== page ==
A fee-based account is where a fee is charged based on the market value of the assets being managed. This is distinctly different than a transactional account, where commissions are charged for every buy and sell transaction. When clients open a fee-based account, they sign a fee-based agreement that establishes the agreed-upon fee, how the fees are calculated, when the fees will be charged and which accounts are to be fee-based.
There are a number of benefits for clients in moving to a fee-based account. Working on a “fee-for-service” basis, rather than a commission or transactional-fee basis, means the best interests of the client are more aligned with those of the financial adviser. If fees are based on the market value of the account, then the only way a financial adviser will be compensated more is if they can grow your account in value. If your account declines in value, then so does the compensation paid to your adviser.
Another benefit of a fee-based account is the additional services clients receive from their financial adviser. Financial professionals today are rarely called stock brokers because the services offered extend well beyond buying and selling stocks. Financial planning meetings cover many topics such as tax, protection strategies, education planning, retirement planning and estate planning. Financial professionals today spend a significant amount of time understanding each client’s needs and integrating this into an increasingly complex tax and regulatory environment.
As a result of our services being much more than the buying and selling of stocks, the amount billed for fee-based accounts is referred to as an “investment council fee” for income tax purposes. The main benefit of this is that the fees relating to non-registered accounts can be deducted on your income tax return as a carrying charge. If your fee is one per cent before tax, and your marginal income tax bracket is 30 per cent, then your fees have a net cost to you of only 0.70 per cent.
Fees are typically charged quarterly. As an example, Jane Smith opened a new fee-based account and invested $1,250,000 on Jan. 1 with an agreed upon annual fee of one per cent. Jane will have no fees charged for three months. Around the middle of April, the first quarterly fees would be charged at $3,125 ($1,250,000 x 0.25 per cent). Jane’s fees are effectively one-quarter of one percent after each quarterly period. Other methods of compensating that are not fee-based often have commission charges upward as high as five percent on the first day of buying the investments. For a wealth adviser to be successful with a fee-based business they need to establish good long-term relationships. The periodic payment of fees better aligns the interests of clients and financial professionals. When explained to clients, most would prefer to spread the fees out over time as services are provided versus paying a large amount on the first day.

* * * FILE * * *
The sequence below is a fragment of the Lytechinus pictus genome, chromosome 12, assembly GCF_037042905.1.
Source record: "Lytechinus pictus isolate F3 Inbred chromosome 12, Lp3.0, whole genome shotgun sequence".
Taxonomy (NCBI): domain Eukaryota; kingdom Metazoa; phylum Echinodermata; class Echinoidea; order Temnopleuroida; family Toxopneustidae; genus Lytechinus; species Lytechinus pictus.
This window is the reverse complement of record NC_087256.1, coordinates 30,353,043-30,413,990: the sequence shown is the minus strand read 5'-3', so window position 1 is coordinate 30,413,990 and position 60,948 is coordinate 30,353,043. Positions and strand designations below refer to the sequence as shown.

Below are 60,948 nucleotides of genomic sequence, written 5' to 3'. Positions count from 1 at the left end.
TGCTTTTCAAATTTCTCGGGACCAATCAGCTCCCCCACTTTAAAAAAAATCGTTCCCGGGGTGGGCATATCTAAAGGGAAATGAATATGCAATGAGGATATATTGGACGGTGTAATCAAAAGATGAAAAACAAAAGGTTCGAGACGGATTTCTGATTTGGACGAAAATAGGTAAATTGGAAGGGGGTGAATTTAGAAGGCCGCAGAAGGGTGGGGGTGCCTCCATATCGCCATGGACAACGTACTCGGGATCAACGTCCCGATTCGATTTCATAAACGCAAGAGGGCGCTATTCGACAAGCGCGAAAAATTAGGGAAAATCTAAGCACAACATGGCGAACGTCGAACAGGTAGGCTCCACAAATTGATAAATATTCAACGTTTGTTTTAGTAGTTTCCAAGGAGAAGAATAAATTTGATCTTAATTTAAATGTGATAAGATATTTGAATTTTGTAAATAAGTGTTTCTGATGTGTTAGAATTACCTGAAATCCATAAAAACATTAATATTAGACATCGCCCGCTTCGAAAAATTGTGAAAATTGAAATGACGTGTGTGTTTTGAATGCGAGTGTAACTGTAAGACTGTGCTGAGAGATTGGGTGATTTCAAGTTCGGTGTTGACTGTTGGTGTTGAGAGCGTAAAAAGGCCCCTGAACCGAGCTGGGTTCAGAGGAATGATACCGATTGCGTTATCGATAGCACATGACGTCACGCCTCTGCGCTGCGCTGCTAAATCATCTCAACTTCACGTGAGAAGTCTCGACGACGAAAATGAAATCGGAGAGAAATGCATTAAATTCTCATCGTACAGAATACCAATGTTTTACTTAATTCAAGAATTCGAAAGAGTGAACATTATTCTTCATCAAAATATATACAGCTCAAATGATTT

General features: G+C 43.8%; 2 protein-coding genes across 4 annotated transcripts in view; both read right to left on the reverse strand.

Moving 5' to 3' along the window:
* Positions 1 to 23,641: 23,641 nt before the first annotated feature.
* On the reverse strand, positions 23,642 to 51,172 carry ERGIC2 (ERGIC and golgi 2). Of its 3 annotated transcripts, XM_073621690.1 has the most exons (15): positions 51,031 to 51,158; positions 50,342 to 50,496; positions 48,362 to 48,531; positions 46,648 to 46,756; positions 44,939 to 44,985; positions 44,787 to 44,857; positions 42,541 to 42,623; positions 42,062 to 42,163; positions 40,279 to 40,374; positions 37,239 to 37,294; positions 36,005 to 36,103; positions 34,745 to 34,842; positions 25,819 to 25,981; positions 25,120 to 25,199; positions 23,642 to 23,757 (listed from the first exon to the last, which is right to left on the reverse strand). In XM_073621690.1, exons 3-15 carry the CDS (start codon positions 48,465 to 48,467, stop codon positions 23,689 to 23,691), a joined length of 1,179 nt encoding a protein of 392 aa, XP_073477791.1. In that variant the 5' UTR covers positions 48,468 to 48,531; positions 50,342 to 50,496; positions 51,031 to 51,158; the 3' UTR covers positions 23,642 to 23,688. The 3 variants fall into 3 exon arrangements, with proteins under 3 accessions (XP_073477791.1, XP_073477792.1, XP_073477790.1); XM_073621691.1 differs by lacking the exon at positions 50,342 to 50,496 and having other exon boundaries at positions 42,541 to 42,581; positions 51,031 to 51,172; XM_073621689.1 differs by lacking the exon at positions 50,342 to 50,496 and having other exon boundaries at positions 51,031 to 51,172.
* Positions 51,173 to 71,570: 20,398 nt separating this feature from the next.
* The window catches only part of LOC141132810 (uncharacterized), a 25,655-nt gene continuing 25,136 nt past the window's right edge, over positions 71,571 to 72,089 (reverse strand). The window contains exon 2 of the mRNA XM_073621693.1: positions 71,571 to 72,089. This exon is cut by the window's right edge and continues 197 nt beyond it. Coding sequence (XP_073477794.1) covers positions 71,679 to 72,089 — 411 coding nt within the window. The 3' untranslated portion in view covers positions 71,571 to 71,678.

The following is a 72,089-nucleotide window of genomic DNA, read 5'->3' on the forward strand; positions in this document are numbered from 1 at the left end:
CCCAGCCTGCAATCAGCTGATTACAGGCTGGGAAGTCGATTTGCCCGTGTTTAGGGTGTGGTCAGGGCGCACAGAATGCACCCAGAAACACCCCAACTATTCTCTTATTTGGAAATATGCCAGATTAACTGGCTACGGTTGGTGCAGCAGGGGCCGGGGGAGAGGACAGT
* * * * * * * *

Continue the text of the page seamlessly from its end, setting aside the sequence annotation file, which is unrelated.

One question we are asked is how the quarterly fees are actually paid. To illustrate, we will use John Smith who has three investment accounts totaling $1,500,000: $1,000,000 in a non-registered account, $400,000 in his Registered Retirement Savings Plan account, and the remaining $100,000 is in a Tax Free Savings Account. There are a few different options for how John can cover the quarterly fees. The first option is to have the fees charged to each of the respective accounts. John has three accounts and each account is charged the respective amount based on one-quarter of one percent of the market value of each account. The first quarterly amount for John is $2,500 for the non-registered account, $1,000 for the RRSP, and $250 for the TFSA. John may keep cash in each account to cover the fees, depositing cash quarterly, or selling investments. Note: You are not able to claim a tax deduction for investment counsel fees for registered accounts.
Liquidity is another benefit of fee-based accounts. As there is no cost to buy investments, the same applies to changing or selling investments. If you require money for any reason, there is no commission payable for selling or rebalancing your investments. Rebalancing can include reducing a position that has performed well, dollar cost averaging on a position that has underperformed, adjusting sector exposure, modifying asset mix and changing the geography of your investments.
Another benefit of fee-based is the ability to link additional family members to the platform — this is referred to as “house-holding.” Clients with children and grandchildren often would like to introduce them to the benefits of full- service brokerage, but do not individually have the capital to be able to open accounts on their own. A couple of examples include parents wishing to assist adult children in opening and funding Tax Free Savings Accounts and grandparents who wish to open Registered Education Savings Plans for their grandchildren. Fee-based accounts that are linked can make wealth-transfer strategies within the family group of accounts significantly easier to execute.
One of the benefits of having a fee based account is the ability to also have a managed account. Next week we will outline the many benefits of managed accounts.
Kevin Greenard CPA CA FMA CFP CIM is a portfolio manager and director of wealth management with The Greenard Group at Scotia Wealth Management in Victoria. His column appears every week in the Times Colonist. Call 250-389-2138. greenardgroup.com